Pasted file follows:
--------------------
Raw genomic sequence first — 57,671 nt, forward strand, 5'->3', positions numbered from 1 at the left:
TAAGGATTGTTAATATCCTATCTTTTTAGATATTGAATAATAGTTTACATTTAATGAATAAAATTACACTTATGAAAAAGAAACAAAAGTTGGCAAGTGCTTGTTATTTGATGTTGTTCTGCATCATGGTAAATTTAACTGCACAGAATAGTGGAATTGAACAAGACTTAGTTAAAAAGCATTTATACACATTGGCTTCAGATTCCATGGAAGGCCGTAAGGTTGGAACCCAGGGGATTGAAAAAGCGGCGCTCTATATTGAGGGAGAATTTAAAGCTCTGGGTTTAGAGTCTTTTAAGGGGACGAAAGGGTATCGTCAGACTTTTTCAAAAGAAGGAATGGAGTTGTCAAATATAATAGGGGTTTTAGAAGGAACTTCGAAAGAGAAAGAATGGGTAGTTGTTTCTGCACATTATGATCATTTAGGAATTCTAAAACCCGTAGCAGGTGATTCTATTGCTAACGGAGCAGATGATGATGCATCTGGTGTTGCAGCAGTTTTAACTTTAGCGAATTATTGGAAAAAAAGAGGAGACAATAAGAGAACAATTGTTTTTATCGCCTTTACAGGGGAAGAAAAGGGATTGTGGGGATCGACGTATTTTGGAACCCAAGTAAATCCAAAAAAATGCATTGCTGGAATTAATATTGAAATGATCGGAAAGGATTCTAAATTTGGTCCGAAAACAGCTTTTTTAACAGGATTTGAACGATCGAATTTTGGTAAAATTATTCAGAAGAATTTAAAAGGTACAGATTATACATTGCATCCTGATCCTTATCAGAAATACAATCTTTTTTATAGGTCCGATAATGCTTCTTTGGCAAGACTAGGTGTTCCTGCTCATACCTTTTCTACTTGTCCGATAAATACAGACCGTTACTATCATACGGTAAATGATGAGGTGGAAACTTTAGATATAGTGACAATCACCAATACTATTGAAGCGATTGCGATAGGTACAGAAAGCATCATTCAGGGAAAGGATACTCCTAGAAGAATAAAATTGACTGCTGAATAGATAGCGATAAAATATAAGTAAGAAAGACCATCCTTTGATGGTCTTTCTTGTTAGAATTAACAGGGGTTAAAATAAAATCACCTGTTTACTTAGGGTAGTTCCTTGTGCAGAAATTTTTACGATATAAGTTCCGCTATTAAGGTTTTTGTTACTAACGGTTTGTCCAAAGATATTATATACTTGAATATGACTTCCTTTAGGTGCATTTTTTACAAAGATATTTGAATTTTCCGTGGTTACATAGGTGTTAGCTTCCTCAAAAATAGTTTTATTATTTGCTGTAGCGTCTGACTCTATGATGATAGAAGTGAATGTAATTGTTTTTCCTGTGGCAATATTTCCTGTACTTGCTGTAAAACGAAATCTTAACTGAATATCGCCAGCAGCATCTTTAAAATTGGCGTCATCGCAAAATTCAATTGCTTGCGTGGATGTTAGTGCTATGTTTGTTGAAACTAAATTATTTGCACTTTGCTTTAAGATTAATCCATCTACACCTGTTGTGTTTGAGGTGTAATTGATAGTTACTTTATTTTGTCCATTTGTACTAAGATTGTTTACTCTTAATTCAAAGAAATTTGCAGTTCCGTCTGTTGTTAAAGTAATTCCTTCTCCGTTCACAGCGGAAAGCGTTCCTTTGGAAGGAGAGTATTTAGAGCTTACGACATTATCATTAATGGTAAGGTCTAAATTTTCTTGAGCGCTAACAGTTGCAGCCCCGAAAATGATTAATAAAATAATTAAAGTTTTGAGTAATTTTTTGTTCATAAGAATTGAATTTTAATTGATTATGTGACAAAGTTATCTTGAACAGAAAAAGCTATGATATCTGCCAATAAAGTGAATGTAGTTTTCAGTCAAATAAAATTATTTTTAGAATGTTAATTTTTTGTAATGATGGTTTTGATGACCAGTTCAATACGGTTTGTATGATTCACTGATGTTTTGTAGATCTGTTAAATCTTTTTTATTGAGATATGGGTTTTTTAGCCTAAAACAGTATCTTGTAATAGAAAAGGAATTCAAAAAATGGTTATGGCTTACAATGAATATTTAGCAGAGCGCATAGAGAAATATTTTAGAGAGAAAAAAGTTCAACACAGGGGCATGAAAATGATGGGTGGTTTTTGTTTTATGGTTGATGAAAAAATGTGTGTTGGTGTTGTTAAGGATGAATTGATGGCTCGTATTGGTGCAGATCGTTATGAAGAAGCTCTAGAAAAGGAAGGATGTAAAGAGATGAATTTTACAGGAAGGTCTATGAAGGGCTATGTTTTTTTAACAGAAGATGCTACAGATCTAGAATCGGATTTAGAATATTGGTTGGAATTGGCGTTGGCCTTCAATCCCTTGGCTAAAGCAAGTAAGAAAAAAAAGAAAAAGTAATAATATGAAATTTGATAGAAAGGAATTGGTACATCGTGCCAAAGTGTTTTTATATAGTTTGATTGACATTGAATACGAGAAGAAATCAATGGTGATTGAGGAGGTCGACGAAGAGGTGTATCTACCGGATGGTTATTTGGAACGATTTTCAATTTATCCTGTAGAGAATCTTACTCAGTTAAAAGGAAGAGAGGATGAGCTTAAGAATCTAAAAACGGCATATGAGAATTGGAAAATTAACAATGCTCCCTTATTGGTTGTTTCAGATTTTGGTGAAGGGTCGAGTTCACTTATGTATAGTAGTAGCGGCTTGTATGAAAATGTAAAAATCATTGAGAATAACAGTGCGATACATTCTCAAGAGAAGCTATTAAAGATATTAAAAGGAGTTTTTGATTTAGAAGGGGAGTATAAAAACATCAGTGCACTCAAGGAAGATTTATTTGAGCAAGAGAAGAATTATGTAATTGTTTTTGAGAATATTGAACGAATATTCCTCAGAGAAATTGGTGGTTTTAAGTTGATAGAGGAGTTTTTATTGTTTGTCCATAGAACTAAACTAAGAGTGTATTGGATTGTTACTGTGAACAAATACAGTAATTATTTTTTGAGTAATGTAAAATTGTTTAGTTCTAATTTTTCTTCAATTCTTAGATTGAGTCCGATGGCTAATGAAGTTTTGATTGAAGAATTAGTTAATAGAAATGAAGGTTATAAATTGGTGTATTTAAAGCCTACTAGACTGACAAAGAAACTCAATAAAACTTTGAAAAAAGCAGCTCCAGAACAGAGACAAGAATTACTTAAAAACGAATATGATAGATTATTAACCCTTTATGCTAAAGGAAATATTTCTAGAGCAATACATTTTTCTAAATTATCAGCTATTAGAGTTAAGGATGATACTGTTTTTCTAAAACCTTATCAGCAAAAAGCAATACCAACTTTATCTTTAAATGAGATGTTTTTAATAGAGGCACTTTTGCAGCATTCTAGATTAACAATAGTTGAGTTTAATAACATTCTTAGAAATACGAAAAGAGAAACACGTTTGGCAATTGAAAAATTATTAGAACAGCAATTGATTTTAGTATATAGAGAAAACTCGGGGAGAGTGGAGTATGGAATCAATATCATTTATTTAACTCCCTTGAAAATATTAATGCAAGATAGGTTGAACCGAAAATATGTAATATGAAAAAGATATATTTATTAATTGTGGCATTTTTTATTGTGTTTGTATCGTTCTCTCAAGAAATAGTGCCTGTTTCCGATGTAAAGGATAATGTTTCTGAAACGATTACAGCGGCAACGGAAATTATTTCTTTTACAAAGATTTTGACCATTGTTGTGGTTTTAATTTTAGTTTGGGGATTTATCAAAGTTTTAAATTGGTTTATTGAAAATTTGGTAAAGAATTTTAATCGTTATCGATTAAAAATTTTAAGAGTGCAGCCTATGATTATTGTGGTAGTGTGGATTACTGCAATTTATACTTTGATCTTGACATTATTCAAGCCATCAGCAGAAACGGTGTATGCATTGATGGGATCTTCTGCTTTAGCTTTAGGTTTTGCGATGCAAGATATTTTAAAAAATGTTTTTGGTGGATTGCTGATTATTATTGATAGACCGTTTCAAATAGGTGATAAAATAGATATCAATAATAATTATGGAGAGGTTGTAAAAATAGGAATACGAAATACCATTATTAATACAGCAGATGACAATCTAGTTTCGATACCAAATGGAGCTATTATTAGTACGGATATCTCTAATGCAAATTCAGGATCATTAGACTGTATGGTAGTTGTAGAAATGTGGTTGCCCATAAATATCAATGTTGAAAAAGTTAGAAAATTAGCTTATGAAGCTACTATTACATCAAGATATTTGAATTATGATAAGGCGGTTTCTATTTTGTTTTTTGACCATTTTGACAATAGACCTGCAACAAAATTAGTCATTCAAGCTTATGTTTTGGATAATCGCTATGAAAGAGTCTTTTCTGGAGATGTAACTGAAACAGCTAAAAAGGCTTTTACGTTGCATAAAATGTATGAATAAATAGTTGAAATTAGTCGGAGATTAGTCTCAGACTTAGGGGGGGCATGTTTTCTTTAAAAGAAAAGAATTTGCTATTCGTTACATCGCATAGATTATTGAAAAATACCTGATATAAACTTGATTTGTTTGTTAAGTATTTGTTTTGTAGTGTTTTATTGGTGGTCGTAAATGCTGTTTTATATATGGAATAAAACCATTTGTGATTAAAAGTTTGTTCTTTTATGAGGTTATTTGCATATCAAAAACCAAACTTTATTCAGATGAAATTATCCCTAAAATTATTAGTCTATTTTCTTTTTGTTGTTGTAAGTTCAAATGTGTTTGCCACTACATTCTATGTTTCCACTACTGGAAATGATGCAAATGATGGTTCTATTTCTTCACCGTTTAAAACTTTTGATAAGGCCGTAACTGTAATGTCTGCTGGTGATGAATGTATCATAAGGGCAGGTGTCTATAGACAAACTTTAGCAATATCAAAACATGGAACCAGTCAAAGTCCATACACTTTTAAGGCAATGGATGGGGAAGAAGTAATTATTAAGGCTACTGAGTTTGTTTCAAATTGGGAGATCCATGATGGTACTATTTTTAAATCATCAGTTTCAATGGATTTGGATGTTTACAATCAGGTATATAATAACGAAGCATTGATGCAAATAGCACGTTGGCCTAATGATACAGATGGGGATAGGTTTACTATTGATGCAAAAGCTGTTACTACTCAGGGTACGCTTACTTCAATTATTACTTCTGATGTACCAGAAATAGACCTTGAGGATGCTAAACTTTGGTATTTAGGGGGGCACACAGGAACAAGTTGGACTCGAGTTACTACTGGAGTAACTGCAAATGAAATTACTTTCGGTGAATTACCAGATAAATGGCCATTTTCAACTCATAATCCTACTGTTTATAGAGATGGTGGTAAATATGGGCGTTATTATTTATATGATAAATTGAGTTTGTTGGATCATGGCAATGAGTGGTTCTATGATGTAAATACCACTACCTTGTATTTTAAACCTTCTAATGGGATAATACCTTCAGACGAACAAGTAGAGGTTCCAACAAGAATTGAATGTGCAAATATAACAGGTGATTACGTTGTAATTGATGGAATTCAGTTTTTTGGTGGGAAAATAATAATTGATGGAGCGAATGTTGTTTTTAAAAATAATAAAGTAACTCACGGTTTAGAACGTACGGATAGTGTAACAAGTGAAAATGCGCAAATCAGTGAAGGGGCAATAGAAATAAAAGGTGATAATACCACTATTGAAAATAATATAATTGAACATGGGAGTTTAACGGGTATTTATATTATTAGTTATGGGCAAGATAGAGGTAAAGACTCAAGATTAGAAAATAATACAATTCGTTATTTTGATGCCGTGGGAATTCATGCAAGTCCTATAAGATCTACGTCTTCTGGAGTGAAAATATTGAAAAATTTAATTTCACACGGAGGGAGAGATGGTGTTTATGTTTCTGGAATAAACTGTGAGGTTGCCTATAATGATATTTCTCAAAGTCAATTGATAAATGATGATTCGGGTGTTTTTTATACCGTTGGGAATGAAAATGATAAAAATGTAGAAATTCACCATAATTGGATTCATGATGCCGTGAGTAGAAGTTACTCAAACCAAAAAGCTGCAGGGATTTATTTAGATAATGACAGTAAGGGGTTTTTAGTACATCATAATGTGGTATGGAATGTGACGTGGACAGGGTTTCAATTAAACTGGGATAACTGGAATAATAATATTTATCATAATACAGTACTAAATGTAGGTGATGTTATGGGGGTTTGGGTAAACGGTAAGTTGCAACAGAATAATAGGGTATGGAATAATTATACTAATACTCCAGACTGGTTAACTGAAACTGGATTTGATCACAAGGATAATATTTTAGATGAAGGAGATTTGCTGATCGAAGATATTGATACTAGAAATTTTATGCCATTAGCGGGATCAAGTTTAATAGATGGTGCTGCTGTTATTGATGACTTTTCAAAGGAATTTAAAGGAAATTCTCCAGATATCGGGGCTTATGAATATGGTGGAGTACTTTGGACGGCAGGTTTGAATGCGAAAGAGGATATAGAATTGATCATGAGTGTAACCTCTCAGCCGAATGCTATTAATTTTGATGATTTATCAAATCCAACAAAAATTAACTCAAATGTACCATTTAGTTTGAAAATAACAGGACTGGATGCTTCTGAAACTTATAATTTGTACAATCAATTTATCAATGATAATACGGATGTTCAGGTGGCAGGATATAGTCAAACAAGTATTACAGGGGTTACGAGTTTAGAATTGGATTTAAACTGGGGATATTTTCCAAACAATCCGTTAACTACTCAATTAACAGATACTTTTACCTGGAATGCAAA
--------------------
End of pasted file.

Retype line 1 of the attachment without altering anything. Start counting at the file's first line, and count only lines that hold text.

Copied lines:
Raw genomic sequence first — 57,671 nt, forward strand, 5'->3', positions numbered from 1 at the left: